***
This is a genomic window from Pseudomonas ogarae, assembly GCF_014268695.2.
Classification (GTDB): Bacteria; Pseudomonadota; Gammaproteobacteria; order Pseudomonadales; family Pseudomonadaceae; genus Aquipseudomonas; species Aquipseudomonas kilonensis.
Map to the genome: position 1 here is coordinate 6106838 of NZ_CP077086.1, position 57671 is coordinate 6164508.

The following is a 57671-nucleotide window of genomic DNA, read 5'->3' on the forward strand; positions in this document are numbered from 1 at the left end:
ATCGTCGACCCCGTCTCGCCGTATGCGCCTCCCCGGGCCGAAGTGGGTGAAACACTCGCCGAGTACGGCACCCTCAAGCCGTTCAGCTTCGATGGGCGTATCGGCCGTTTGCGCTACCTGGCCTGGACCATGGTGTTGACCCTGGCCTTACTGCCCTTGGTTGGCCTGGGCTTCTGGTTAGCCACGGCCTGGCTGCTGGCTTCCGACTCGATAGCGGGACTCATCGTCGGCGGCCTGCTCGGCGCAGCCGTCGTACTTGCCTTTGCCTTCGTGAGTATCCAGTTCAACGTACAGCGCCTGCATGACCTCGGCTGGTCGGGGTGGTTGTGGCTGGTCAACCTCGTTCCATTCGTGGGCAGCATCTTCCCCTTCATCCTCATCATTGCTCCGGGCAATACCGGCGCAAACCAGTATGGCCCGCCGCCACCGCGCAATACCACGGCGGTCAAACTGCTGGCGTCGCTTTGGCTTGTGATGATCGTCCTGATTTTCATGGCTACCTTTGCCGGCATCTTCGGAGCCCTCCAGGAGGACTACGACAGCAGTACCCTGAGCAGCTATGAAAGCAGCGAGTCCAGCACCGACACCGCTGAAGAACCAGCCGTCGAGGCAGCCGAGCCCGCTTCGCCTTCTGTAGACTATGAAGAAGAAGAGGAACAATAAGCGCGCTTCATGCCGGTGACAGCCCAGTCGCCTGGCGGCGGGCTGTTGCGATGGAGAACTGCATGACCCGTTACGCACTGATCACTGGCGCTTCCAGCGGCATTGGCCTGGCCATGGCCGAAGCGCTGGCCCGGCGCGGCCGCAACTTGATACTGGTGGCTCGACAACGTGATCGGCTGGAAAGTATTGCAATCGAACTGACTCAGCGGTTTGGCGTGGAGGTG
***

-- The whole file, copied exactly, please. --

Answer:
This is a genomic window from Pseudomonas ogarae, assembly GCF_014268695.2.
Classification (GTDB): Bacteria; Pseudomonadota; Gammaproteobacteria; order Pseudomonadales; family Pseudomonadaceae; genus Aquipseudomonas; species Aquipseudomonas kilonensis.
Map to the genome: position 1 here is coordinate 6106838 of NZ_CP077086.1, position 57671 is coordinate 6164508.

The following is a 57671-nucleotide window of genomic DNA, read 5'->3' on the forward strand; positions in this document are numbered from 1 at the left end:
ATCGTCGACCCCGTCTCGCCGTATGCGCCTCCCCGGGCCGAAGTGGGTGAAACACTCGCCGAGTACGGCACCCTCAAGCCGTTCAGCTTCGATGGGCGTATCGGCCGTTTGCGCTACCTGGCCTGGACCATGGTGTTGACCCTGGCCTTACTGCCCTTGGTTGGCCTGGGCTTCTGGTTAGCCACGGCCTGGCTGCTGGCTTCCGACTCGATAGCGGGACTCATCGTCGGCGGCCTGCTCGGCGCAGCCGTCGTACTTGCCTTTGCCTTCGTGAGTATCCAGTTCAACGTACAGCGCCTGCATGACCTCGGCTGGTCGGGGTGGTTGTGGCTGGTCAACCTCGTTCCATTCGTGGGCAGCATCTTCCCCTTCATCCTCATCATTGCTCCGGGCAATACCGGCGCAAACCAGTATGGCCCGCCGCCACCGCGCAATACCACGGCGGTCAAACTGCTGGCGTCGCTTTGGCTTGTGATGATCGTCCTGATTTTCATGGCTACCTTTGCCGGCATCTTCGGAGCCCTCCAGGAGGACTACGACAGCAGTACCCTGAGCAGCTATGAAAGCAGCGAGTCCAGCACCGACACCGCTGAAGAACCAGCCGTCGAGGCAGCCGAGCCCGCTTCGCCTTCTGTAGACTATGAAGAAGAAGAGGAACAATAAGCGCGCTTCATGCCGGTGACAGCCCAGTCGCCTGGCGGCGGGCTGTTGCGATGGAGAACTGCATGACCCGTTACGCACTGATCACTGGCGCTTCCAGCGGCATTGGCCTGGCCATGGCCGAAGCGCTGGCCCGGCGCGGCCGCAACTTGATACTGGTGGCTCGACAACGTGATCGGCTGGAAAGTATTGCAATCGAACTGACTCAGCGGTTTGGCGTGGAGGTG